The Narendra Modi-led government that assumed power in May 2014 came in with a great deal of expectations. While it has done a few things well—built a positive image for India abroad, avoided any major case of corruption, and projected a pro-development image with campaigns like Make in India, Digital India and Start-up India—there has also been a gap between what was expected of it and what it has delivered.
The Indian economy growing faster than China is perhaps more a function of the Chinese economy slowing down. So we cannot really take comfort in what we have accomplished so far.
In this context, Budget 2016 will be a make or break budget for this government, as it comes close to a mid-point in its lifespan. People want to see results and economic growth is imperative to create jobs for millions of young Indians.
When a company announces its budget at the beginning of the financial year, it is within a strategic framework, keeping certain goals in mind. Similarly, before articulating what the finance minister should focus on in the Budget, it is essential to understand what India’s broader goals should be.
One goal is growth and the other is social justice. Often, a country is compelled to pursue one of these goals at the expense of the other. Since Independence, India’s focus has been more on social justice. While that may have been the need of the hour in 1947, absolute socialism hasn’t yielded good results in countries like the erstwhile Soviet Union. Also, in a country like India, with a population of 1.2 billion people, if the pie has to be divided equally among all, each person would receive a very small, meaningless share.
Should India then embrace growth as is manifested by the American form of capitalism, which expects the success of a few individuals to percolate or ‘trickle’ down to the lower strata of society? That may not work in India either since the characteristics of poverty in the US are radically different from those encountered in India. In the US, even the poor own cars, a house and have access to health care and education.
One solution for India could be to focus on responsible and compassionate growth, typical of inclusive capitalism. Where private enterprises are conceived and grow in size, scale and economic value while creating largescale employment for those who need it. Dr Devi Shetty’s Narayana Hrudayalaya is one such example.
Image: Mallikarjun Katkol for Forbes India Indian economy should combine growth with social justice, a model followed by Dr Devi Shetty (in picture) with his Narayana Hrudayalaya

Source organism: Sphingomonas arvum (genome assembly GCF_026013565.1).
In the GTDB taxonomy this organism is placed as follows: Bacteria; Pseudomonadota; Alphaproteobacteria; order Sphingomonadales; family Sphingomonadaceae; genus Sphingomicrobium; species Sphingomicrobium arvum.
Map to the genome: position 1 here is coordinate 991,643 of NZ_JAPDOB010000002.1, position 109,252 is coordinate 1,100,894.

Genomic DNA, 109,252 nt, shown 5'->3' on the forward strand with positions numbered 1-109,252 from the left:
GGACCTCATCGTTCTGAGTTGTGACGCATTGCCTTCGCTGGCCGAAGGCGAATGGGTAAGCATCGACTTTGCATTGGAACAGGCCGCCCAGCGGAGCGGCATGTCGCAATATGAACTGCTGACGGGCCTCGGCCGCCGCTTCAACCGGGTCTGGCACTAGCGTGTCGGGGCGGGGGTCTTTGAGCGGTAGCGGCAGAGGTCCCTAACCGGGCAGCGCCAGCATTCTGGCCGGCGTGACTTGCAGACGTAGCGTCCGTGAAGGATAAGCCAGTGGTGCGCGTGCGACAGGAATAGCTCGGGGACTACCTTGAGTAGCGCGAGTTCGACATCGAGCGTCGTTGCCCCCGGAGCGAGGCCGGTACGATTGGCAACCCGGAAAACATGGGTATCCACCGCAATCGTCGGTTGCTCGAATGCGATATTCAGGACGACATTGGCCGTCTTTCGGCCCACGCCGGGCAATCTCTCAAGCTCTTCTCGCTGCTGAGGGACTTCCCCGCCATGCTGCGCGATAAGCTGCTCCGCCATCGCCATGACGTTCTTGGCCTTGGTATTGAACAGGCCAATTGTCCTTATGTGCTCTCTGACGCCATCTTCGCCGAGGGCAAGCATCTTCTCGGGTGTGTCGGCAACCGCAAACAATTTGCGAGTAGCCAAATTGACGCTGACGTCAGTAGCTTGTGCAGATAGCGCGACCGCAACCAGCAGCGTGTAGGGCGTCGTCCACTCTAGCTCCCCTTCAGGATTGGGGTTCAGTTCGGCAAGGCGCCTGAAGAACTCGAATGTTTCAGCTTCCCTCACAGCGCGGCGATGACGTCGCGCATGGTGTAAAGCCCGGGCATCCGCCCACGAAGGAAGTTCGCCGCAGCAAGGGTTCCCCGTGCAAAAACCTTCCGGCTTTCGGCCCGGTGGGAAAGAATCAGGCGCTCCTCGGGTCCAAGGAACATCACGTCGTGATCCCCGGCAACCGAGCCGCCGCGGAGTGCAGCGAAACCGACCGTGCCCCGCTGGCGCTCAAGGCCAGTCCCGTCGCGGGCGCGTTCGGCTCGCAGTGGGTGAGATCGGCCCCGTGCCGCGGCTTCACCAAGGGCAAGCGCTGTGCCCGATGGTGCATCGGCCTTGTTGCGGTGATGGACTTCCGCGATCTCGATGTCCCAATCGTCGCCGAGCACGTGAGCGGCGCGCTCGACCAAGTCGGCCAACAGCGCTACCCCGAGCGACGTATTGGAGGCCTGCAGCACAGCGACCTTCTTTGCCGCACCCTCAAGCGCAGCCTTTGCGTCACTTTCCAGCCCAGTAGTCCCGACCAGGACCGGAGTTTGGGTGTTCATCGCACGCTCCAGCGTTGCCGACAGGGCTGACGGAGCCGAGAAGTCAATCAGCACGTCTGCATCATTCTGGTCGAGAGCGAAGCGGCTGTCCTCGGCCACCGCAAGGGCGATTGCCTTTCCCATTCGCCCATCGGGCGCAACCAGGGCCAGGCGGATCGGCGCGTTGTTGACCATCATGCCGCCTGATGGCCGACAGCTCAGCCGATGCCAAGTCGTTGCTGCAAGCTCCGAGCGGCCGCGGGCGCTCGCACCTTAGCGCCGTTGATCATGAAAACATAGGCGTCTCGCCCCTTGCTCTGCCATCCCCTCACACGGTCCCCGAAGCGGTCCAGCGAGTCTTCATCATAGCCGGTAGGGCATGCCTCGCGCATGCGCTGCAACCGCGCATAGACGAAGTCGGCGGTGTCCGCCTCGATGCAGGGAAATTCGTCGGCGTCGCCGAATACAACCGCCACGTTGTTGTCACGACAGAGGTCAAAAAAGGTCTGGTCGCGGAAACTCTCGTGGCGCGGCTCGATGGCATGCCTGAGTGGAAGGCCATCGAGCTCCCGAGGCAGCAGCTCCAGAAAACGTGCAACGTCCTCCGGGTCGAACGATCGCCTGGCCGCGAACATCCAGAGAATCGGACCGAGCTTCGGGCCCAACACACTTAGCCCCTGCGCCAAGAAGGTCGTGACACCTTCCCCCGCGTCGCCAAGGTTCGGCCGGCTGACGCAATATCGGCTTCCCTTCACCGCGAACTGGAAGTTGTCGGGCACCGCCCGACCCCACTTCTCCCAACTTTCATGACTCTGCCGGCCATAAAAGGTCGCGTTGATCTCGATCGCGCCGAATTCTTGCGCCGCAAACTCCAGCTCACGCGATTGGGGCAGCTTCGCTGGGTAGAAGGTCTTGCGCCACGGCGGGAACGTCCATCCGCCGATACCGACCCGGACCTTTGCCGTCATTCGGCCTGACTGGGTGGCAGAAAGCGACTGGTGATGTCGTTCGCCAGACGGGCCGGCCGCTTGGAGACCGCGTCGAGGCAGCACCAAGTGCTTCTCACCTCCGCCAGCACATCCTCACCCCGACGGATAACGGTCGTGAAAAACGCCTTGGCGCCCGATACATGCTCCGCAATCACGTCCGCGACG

So what can the government do in the Budget to fulfill the mandate of inclusive capitalism? First, public spending needs to be stepped up. By this, I don’t mean that the government should do the work. Businesses should run businesses, but the government has to create an enabling environment by providing capital outlay for infrastructure creation, provide subsidies and other incentives. Sectors like health care and education need massive overhaul in India. The per capita expenditure on health care in India is $40, whereas in the US it is $7,000, and the difference is there for everyone to see. India has some world-class educational institutes like the Indian Institutes of Technology and the Indian Institutes of Management, but they are accessible to only a handful. We also need copious amounts of investment to build roads, ports, railways and airports.
Fortunately for the government, global crude oil prices continue to drop. But retail fuel prices in India still remain high, which implies that the excise charged by the government on such fuel sales is still at the old levels. So there is a lot of money in the government’s pockets.
The other thrust area in the Budget has to be catalysing private spending with the right policies. The CEOs in the US and other countries are very upbeat on India. Most countries in the world are growing at 1-2 percent, while India still grows at 7 percent. Then why is it that foreign investment is still not flowing into India in a big way? It is because doing business in India can still be extremely frustrating with red tape leading to delays, and confusion in the tax regime, which varies from state to state.
It is common sense that a unified Goods and Services Tax (GST) is essential to create a common market in India. If there is a political logjam that is preventing GST from being implemented, Modi needs to show his leadership skills and arrive at a common ground with the opposition.
Exports by Indian companies have declined of late, mostly due to cooling down of demand in China and the rest of the world. This hurts Indian manufacturing. But there is a silver lining. The fact that the rest of the world is growing slowly means that if India can get its act together, it can be an attractive investment destination for foreign companies. This is possible if India can create demand through consumption by Indians, which is why massive public spending is needed.
We also need to encourage and incentivise high-tech manufacturing in India, like in Germany, to protect manufacturing from cost pressures from other emerging countries where labour may be cheaper than in India.
Another area of focus should be to remove stumbling blocks in the way of incubating and growing startups to meaningful size and scale. There should be an allocation towards the creation of an innovation lab, which will not only provide physical workspace and access to venture capital for budding entrepreneurs, but also expertise needed to aid these entities in developing high-value, low-cost solutions that will find relevance not only India but also around the world.
The time for India to find its rightful place in the world economic order has come. Failure to achieve this could turn India’s demographic dividend into a demographic disaster.